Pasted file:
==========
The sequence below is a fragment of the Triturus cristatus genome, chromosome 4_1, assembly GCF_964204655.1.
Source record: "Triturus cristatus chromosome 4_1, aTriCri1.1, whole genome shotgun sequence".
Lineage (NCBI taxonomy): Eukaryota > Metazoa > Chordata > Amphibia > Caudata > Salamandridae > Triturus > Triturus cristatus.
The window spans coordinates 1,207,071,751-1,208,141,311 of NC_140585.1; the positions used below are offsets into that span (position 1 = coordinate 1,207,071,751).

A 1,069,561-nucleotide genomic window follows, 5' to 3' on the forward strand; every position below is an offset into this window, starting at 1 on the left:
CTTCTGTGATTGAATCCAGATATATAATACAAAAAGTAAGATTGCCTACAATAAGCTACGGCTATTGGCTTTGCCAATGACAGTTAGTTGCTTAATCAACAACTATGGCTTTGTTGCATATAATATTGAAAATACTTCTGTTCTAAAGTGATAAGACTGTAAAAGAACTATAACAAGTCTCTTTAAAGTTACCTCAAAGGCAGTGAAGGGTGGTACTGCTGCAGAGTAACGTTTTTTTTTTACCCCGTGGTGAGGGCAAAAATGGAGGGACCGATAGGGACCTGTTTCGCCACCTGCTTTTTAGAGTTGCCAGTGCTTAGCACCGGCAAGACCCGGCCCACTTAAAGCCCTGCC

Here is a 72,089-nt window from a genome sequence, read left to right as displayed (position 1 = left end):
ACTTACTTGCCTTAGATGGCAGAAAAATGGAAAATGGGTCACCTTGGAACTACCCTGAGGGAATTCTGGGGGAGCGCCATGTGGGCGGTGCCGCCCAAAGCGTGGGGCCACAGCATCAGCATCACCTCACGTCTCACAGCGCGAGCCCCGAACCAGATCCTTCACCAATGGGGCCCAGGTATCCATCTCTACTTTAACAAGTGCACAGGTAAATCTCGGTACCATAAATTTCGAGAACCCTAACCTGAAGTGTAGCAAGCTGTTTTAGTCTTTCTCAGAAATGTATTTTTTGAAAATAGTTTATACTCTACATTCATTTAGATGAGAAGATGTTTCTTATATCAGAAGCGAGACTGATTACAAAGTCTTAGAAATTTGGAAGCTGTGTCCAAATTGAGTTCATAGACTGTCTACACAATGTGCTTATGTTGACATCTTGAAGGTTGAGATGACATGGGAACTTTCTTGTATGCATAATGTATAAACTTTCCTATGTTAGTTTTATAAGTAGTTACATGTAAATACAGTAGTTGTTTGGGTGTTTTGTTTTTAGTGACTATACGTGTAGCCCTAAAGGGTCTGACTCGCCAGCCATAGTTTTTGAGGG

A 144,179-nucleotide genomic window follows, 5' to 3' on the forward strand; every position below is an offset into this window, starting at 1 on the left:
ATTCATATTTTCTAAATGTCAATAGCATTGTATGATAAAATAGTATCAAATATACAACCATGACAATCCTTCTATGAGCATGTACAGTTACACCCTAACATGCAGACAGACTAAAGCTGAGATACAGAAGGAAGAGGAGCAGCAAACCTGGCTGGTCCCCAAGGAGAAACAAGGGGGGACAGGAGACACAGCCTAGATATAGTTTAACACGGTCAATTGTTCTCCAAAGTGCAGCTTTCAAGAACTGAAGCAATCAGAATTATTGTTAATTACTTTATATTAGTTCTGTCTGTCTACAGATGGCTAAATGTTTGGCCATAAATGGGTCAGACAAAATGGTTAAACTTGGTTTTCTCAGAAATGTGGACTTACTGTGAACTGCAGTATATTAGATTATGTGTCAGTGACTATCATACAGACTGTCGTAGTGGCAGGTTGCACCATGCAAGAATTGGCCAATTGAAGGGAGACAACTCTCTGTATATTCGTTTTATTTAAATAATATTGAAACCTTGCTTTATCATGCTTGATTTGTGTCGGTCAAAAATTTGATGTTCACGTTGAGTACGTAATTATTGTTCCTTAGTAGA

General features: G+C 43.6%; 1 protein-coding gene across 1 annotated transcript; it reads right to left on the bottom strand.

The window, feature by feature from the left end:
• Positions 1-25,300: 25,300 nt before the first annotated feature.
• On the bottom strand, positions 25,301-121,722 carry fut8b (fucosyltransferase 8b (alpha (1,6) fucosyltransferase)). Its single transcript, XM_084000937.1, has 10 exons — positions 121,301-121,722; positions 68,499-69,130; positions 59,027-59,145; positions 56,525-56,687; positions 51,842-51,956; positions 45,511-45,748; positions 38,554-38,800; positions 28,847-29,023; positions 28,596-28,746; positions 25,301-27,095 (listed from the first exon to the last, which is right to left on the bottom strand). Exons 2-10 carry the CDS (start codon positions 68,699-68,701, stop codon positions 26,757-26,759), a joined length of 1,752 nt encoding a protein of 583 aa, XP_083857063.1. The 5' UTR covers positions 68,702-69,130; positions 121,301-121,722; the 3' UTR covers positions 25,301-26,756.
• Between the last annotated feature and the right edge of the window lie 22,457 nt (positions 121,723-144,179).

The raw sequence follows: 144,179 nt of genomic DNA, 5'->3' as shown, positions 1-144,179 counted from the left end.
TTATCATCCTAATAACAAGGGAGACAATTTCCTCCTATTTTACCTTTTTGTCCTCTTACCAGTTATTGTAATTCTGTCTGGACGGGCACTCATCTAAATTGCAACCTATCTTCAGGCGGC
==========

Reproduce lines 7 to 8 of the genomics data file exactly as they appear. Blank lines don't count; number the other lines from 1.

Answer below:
Here is a 72,089-nt window from a genome sequence, read left to right as displayed (position 1 = left end):
ACTTACTTGCCTTAGATGGCAGAAAAATGGAAAATGGGTCACCTTGGAACTACCCTGAGGGAATTCTGGGGGAGCGCCATGTGGGCGGTGCCGCCCAAAGCGTGGGGCCACAGCATCAGCATCACCTCACGTCTCACAGCGCGAGCCCCGAACCAGATCCTTCACCAATGGGGCCCAGGTATCCATCTCTACTTTAACAAGTGCACAGGTAAATCTCGGTACCATAAATTTCGAGAACCCTAACCTGAAGTGTAGCAAGCTGTTTTAGTCTTTCTCAGAAATGTATTTTTTGAAAATAGTTTATACTCTACATTCATTTAGATGAGAAGATGTTTCTTATATCAGAAGCGAGACTGATTACAAAGTCTTAGAAATTTGGAAGCTGTGTCCAAATTGAGTTCATAGACTGTCTACACAATGTGCTTATGTTGACATCTTGAAGGTTGAGATGACATGGGAACTTTCTTGTATGCATAATGTATAAACTTTCCTATGTTAGTTTTATAAGTAGTTACATGTAAATACAGTAGTTGTTTGGGTGTTTTGTTTTTAGTGACTATACGTGTAGCCCTAAAGGGTCTGACTCGCCAGCCATAGTTTTTGAGGG